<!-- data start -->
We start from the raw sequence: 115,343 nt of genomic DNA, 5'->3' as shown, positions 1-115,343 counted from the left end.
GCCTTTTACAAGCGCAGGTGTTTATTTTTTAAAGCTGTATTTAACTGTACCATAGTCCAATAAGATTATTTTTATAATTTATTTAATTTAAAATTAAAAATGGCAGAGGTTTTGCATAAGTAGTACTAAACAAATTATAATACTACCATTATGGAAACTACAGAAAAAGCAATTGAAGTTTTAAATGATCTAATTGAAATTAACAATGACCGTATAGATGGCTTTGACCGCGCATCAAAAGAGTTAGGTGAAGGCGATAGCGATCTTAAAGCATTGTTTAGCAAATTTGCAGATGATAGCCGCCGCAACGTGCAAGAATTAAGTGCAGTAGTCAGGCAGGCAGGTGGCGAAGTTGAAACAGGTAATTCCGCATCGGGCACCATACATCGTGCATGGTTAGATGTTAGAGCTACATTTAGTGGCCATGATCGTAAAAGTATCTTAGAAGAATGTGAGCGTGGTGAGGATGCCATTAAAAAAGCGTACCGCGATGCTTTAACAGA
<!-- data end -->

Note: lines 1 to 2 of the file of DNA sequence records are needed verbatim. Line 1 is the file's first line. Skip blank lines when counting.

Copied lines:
We start from the raw sequence: 115,343 nt of genomic DNA, 5'->3' as shown, positions 1-115,343 counted from the left end.
GCCTTTTACAAGCGCAGGTGTTTATTTTTTAAAGCTGTATTTAACTGTACCATAGTCCAATAAGATTATTTTTATAATTTATTTAATTTAAAATTAAAAATGGCAGAGGTTTTGCATAAGTAGTACTAAACAAATTATAATACTACCATTATGGAAACTACAGAAAAAGCAATTGAAGTTTTAAATGATCTAATTGAAATTAACAATGACCGTATAGATGGCTTTGACCGCGCATCAAAAGAGTTAGGTGAAGGCGATAGCGATCTTAAAGCATTGTTTAGCAAATTTGCAGATGATAGCCGCCGCAACGTGCAAGAATTAAGTGCAGTAGTCAGGCAGGCAGGTGGCGAAGTTGAAACAGGTAATTCCGCATCGGGCACCATACATCGTGCATGGTTAGATGTTAGAGCTACATTTAGTGGCCATGATCGTAAAAGTATCTTAGAAGAATGTGAGCGTGGTGAGGATGCCATTAAAAAAGCGTACCGCGATGCTTTAACAGA